You can run some programs OK, anything lightweight should be fine, but I think it is important to highlight what the Snapdragon 7c can and cannot do with traditional Windows apps. If you have realistic expectations, then these are good devices, and you won’t be disappointed.

I expect one of the premium devices using the Snapdragon 8c or 8cx will have a different user experience, and things will hopefully run fine, but I would not buy a Qualcomm Snapdragon 7c equipped PC or laptop with the expectation you can run any program you want.

Native Applications with Windows 11 on Arm  

Running applications that have been rebuilt for Arm improves the performance considerably. Your best bet is to install applications from the Windows Store when possible.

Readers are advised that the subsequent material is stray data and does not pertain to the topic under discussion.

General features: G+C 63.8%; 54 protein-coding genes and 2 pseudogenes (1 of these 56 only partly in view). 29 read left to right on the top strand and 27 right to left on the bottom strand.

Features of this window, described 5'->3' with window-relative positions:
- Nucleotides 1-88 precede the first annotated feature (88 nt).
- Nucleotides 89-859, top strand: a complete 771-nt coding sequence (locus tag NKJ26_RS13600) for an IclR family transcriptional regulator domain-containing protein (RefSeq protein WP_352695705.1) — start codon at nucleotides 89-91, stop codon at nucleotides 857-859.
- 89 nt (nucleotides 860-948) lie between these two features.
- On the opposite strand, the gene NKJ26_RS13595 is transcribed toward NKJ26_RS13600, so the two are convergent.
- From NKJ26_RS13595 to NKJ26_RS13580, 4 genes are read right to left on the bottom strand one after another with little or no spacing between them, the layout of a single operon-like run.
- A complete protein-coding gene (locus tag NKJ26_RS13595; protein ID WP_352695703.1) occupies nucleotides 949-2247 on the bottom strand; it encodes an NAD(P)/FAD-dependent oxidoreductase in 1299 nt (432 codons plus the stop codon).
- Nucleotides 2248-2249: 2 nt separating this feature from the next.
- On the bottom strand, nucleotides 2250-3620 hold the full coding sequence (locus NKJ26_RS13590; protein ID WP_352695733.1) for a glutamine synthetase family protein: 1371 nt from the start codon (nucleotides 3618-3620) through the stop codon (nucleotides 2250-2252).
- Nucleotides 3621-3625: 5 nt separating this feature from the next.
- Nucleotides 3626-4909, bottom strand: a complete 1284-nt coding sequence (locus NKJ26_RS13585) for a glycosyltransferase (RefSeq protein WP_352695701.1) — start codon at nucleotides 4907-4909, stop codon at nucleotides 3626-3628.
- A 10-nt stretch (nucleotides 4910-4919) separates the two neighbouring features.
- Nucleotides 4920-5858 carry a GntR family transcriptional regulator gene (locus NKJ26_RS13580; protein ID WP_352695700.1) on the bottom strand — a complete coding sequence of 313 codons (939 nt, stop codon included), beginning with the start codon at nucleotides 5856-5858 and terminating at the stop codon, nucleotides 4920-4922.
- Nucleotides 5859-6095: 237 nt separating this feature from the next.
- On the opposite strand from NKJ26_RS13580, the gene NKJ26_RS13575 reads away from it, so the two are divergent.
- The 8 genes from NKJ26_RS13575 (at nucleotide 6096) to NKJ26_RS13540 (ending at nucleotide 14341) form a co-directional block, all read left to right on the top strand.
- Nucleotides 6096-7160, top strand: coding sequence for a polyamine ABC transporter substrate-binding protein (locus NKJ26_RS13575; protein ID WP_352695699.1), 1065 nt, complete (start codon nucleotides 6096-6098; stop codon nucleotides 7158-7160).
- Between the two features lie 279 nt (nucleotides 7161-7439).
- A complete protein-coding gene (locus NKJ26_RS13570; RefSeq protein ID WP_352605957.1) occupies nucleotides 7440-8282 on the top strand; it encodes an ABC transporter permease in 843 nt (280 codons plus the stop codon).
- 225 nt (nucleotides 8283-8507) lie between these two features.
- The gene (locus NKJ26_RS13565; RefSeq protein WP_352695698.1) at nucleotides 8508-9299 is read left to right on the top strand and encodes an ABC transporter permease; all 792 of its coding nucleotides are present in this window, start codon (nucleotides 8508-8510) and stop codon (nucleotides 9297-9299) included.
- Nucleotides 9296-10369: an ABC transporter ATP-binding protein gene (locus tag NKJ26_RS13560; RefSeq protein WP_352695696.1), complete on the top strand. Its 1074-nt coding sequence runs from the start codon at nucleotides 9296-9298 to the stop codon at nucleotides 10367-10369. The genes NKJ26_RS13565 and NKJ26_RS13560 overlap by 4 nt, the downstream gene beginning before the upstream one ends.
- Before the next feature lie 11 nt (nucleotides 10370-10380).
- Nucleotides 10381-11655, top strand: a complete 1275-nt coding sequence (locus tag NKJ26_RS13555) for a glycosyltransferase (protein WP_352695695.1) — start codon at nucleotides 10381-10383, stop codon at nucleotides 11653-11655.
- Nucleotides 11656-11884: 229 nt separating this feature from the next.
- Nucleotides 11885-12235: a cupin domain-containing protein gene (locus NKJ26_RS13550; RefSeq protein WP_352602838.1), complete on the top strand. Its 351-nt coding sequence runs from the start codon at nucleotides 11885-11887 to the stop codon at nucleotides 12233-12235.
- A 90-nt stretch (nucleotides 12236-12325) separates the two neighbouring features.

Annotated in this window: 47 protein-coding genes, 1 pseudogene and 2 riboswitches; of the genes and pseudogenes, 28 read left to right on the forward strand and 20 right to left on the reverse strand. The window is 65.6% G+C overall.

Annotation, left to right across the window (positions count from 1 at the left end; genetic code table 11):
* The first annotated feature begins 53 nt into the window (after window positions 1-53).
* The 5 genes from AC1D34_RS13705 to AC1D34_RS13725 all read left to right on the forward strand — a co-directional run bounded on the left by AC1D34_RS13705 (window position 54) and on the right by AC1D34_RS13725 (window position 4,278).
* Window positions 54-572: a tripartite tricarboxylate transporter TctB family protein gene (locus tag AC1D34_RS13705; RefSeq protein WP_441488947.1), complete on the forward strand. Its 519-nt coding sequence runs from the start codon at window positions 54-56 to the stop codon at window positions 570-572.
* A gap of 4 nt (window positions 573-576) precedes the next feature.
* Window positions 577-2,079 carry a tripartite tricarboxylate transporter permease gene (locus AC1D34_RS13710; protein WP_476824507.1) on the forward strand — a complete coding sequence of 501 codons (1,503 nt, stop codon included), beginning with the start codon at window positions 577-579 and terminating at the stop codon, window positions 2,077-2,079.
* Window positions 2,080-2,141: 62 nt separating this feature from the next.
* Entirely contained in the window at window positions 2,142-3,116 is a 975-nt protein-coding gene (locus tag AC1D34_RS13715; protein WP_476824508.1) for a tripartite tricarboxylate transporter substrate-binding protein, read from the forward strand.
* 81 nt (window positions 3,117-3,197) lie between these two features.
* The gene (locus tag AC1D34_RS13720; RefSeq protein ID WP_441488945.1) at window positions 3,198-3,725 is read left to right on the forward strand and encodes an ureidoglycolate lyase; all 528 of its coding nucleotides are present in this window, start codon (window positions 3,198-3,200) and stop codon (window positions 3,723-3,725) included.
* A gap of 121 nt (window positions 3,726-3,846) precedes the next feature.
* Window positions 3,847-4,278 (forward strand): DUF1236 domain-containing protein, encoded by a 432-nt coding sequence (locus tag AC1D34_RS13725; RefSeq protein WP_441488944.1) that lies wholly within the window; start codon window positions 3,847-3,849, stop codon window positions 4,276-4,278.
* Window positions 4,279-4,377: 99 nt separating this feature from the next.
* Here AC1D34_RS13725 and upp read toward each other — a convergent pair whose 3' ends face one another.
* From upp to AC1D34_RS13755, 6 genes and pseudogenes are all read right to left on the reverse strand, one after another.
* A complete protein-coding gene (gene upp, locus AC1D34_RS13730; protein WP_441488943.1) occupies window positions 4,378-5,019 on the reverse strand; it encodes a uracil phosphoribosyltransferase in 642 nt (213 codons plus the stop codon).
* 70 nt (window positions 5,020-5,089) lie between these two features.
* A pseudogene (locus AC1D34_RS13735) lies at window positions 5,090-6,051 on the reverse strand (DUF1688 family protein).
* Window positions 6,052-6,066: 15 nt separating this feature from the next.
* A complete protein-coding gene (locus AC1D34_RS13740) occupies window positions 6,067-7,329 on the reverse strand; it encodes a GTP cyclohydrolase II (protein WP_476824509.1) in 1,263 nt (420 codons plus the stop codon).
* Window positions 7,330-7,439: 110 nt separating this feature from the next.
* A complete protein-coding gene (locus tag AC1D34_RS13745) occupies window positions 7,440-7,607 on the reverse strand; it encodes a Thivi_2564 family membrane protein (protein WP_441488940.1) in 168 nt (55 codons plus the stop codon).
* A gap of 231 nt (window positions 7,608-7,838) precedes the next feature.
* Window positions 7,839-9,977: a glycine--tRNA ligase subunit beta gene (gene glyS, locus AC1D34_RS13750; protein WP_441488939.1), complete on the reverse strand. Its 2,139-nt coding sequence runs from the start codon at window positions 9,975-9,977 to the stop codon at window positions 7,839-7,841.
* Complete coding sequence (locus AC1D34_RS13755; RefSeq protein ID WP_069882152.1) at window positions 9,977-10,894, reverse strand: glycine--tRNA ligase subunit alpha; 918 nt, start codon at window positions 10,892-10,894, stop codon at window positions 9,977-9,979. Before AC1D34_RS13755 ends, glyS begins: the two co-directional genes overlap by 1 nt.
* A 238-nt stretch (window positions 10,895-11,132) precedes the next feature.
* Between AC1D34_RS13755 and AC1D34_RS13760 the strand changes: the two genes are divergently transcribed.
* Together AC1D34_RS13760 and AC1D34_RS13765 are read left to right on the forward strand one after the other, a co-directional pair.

Microsoft Edge works well as it is optimised for Arm. It is a good browser nowadays and can import all your Chrome plugins, bookmarks and history. You just need to log in with your Google account.

One of the first tests I did was to install VLC, which is in the Windows Store. Everything installed quickly, and the app loads fast. I then mounted a network drive and played an 11GB 4K movie encoded with x265, I assumed it would struggle to play properly, but I experienced no problems. Playing that same file in Plex and it was a completely different experience.

I also installed Office, and this works perfectly well, albeit a little slow to load up documents. Coming from a high-end Windows PC, the overall user experience is generally just a bit slow, nothing serious, but when you are used to everything loading instantaneously, it does become noticeable.

Price and Alternative Options

The base model Apcsilmic DOT 1 Mini PC is $220 for 4GB RAM, 64GB storage and no 4G.